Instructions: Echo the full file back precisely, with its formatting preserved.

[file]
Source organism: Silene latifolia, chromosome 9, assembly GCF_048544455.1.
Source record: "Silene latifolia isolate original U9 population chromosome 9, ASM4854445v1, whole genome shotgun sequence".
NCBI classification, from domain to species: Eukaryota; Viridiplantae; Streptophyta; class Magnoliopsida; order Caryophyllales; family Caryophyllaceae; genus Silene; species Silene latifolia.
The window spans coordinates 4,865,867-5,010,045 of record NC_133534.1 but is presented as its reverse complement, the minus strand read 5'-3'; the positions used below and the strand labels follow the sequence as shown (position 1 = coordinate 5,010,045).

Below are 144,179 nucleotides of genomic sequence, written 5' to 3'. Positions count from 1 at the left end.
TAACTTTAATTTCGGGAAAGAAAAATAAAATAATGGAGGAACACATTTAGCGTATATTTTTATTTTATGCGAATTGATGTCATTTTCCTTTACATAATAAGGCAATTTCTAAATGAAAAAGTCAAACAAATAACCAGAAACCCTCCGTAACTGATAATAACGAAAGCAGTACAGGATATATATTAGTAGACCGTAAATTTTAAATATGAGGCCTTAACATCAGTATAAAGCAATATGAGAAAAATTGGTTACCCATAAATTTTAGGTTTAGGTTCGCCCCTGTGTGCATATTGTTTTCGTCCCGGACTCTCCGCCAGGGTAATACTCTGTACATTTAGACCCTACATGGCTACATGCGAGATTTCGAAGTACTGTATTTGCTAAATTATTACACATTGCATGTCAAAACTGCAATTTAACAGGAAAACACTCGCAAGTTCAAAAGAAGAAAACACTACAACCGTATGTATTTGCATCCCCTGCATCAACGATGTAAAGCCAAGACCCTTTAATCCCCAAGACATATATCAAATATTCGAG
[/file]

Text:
Source organism: Silene latifolia, chromosome 9, assembly GCF_048544455.1.
Source record: "Silene latifolia isolate original U9 population chromosome 9, ASM4854445v1, whole genome shotgun sequence".
NCBI classification, from domain to species: Eukaryota; Viridiplantae; Streptophyta; class Magnoliopsida; order Caryophyllales; family Caryophyllaceae; genus Silene; species Silene latifolia.
The window spans coordinates 4,865,867-5,010,045 of record NC_133534.1 but is presented as its reverse complement, the minus strand read 5'-3'; the positions used below and the strand labels follow the sequence as shown (position 1 = coordinate 5,010,045).

Below are 144,179 nucleotides of genomic sequence, written 5' to 3'. Positions count from 1 at the left end.
TAACTTTAATTTCGGGAAAGAAAAATAAAATAATGGAGGAACACATTTAGCGTATATTTTTATTTTATGCGAATTGATGTCATTTTCCTTTACATAATAAGGCAATTTCTAAATGAAAAAGTCAAACAAATAACCAGAAACCCTCCGTAACTGATAATAACGAAAGCAGTACAGGATATATATTAGTAGACCGTAAATTTTAAATATGAGGCCTTAACATCAGTATAAAGCAATATGAGAAAAATTGGTTACCCATAAATTTTAGGTTTAGGTTCGCCCCTGTGTGCATATTGTTTTCGTCCCGGACTCTCCGCCAGGGTAATACTCTGTACATTTAGACCCTACATGGCTACATGCGAGATTTCGAAGTACTGTATTTGCTAAATTATTACACATTGCATGTCAAAACTGCAATTTAACAGGAAAACACTCGCAAGTTCAAAAGAAGAAAACACTACAACCGTATGTATTTGCATCCCCTGCATCAACGATGTAAAGCCAAGACCCTTTAATCCCCAAGACATATATCAAATATTCGAG